Roxanne Modafferi reacts to the Shevchenko-Santos split decision at UFC 275. “The Happy Warrior” fought Taila Santos at UFC 266.
Taila Santos put flyweight champion Valentina Shevchenko in more danger on Saturday than anyone else has in this division up until now.
It was indeed a close fight, which led to a split decision in Shevchenko’s favor. Many think Santos should have eked out the victory.
I’ve been really trying to better understand judging and scoring lately. Even so, I can tell that every judge sees things differently, even under the same rule set.
Taila on top
Santos seemed to have a strength advantage and did very well when it came to clinching and grappling. When Shevchenko tried takedowns or throws, Santos defended them, or flipped over in mid-roll to eventually settle on top. If she landed on the bottom, she scrambled hard to end up in top position.
Shevchenko couldn’t get up, but threw strikes from the bottom. What do the rules say? They say that positions aren’t judged; it’s the strikes thrown from those positions that are judged. Well, Santo was throwing strikes as well, and was dominating.
We saw Santos threatening the rear naked choke occasionally throughout the fight. I saw that choke attempt as very dangerous and nearly fight-ending. She kept sinking it in, wrapping her arms, and squeezing.
Shevchenko just managed to hand-fight or tuck her chin. One wrong slip, and she’d be sunk. It wasn’t merely a fighter hanging on the back and hand-fighting the entire time. Santos almost got the choke multiple times.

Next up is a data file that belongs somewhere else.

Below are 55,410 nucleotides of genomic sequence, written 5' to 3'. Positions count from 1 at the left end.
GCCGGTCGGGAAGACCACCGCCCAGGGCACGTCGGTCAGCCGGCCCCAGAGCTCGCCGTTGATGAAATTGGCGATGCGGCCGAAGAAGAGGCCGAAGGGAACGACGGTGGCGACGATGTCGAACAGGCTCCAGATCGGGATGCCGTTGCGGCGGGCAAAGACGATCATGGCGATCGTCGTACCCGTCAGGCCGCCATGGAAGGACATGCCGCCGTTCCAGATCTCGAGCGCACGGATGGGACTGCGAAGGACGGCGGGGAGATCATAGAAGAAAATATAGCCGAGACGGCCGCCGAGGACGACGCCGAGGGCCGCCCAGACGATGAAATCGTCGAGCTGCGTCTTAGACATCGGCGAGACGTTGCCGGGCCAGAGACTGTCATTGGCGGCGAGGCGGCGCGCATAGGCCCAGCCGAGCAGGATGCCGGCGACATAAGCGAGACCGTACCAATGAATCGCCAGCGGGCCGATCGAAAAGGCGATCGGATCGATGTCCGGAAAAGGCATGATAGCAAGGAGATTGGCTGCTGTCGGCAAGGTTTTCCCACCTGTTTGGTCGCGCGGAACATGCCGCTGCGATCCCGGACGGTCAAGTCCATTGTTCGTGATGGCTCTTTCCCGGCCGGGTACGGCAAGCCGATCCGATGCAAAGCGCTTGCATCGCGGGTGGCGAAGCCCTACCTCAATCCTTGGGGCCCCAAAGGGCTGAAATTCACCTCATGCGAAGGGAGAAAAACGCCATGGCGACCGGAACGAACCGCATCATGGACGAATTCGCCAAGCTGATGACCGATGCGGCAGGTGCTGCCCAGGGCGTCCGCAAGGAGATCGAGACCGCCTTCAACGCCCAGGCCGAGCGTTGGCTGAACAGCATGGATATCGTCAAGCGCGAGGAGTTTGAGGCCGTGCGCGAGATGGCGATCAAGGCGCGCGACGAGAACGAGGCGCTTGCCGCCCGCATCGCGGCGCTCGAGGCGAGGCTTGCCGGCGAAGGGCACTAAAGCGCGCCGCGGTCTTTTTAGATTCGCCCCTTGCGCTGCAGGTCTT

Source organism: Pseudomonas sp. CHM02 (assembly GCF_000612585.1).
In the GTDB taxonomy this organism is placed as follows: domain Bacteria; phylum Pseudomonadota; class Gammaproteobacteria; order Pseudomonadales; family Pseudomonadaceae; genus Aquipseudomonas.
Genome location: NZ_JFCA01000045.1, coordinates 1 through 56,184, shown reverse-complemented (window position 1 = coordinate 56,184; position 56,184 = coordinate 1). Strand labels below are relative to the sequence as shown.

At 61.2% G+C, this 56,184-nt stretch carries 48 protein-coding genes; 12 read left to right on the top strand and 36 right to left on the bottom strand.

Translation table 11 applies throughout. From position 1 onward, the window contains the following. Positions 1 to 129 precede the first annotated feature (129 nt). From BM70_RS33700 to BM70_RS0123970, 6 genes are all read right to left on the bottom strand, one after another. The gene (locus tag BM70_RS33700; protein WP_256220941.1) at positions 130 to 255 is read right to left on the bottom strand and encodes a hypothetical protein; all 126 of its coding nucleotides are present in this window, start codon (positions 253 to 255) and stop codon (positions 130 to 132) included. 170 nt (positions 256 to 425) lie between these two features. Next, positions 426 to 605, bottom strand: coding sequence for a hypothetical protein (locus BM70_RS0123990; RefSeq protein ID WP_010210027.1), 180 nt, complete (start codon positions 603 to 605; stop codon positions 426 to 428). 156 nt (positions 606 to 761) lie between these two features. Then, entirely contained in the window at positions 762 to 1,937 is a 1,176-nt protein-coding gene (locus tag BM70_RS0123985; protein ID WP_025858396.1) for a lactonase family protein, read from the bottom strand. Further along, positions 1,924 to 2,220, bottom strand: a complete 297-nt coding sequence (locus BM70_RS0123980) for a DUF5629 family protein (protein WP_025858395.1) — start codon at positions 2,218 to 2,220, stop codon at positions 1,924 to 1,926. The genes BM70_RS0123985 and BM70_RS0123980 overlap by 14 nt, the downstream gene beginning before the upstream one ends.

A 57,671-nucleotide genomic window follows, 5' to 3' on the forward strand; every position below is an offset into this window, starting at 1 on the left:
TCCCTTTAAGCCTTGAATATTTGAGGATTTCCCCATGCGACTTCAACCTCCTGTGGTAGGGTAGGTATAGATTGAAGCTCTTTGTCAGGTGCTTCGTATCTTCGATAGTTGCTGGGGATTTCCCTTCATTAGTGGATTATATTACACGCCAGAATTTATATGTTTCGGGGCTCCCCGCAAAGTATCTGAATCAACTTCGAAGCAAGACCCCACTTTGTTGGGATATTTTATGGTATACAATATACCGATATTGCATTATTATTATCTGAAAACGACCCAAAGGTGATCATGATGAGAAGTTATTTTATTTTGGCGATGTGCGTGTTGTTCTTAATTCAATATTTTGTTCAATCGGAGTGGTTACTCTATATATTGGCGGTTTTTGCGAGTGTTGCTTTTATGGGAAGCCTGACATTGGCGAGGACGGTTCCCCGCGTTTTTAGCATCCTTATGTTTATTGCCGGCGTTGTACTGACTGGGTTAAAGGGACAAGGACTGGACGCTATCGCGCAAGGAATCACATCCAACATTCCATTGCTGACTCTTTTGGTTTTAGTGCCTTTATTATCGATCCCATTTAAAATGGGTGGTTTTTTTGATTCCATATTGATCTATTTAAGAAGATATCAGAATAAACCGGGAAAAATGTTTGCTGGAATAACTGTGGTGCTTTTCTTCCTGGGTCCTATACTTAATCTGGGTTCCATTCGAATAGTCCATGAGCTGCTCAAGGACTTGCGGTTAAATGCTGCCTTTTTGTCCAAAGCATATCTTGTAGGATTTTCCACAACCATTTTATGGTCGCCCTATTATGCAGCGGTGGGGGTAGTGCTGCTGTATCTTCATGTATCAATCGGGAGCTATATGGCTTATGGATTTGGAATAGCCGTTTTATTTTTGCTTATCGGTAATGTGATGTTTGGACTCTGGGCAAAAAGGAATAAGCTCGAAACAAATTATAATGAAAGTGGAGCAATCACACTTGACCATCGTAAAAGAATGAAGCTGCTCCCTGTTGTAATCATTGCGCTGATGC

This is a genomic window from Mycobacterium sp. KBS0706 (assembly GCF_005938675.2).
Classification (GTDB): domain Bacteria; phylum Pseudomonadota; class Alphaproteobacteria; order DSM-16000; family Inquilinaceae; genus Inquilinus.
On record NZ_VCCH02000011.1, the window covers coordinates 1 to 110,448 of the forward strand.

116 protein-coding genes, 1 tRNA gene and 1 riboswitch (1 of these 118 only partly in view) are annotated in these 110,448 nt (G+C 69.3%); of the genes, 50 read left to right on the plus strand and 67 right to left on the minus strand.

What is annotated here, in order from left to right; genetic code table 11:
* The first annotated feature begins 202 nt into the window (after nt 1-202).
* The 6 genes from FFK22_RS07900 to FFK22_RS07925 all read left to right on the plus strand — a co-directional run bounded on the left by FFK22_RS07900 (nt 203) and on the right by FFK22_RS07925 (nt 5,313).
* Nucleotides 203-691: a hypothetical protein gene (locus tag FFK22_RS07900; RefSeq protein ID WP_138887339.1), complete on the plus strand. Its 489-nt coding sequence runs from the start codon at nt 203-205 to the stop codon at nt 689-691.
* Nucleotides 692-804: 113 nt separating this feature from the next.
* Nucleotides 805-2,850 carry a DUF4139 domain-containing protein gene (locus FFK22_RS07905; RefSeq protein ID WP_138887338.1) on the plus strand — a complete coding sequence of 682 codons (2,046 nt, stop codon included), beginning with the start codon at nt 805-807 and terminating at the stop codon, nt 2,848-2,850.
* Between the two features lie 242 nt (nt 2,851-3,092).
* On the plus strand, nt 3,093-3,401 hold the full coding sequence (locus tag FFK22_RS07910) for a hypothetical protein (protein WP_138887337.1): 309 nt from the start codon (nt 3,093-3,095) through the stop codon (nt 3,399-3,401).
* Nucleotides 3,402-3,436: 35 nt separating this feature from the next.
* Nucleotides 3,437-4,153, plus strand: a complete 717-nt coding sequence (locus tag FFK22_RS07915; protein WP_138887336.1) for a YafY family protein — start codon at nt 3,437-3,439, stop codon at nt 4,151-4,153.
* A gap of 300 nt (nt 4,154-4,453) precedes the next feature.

I was holding my breath. I feel this should be judged as near-fight-ending danger and should either win her the round, or be scored very heavily in Santos’ favor. These submission attempts, as well as ground control and dominations could have won her the first rounds.
Valentina strikes back
On the other hand, after a while, you could tell that Shevchenko had the rhythm of Santos’ attacks down and was defending every new dig at her neck.
Shevchenko definitely rallied in the last two rounds and landed a lot of significant strikes on the feet. She looked sharp and powerful. Santos ended up on top again after a scramble, but Shevchenko threw strikes from the bottom again. After the fight, Shevchenko stated that constant pressure and damage helped her win the fight.
If the judges want to score it Pride-rules style, where the impression at the end of the fight is the most important, then Shevchenko won.
If the Unified Rules are followed, and if Santos had indeed won the first three rounds to Shevchenko’s last two, Santos should have come away with the victory.
Bruised, not bloody
The other main point – damage – was difficult to judge over Santos’ broken orbital and eye which was swollen shut. They say it happened during an accidental head-butt. Santos had more damage but is it counted as inflicted by Shevchenko since it seemed accidental? Shevchenko’s face seemed bruised but not as bloody or swollen.
If the judges saw the choke attempts and didn’t perceive them to be dangerous, merely a failed attempt, Shevchenko would have an edge. I personally wish the rules didn’t tell judges to disregard hold-downs and positions completely unless no damage is done, but those are the rulesets in which everyone is operating in.
Split decisions are hard to accept for the loser. Triumphant ecstasy fills the winner as they walk off with their hand raised and all their hard work realized.
The loser knew they were so close – one judge thought they had won! What tiny little detail could they have fixed to sway that other judge into thinking them the winner?
Santos should hold her head high and feel it a personal victory that she had the ability to defeat the UFC champion. Maybe another day.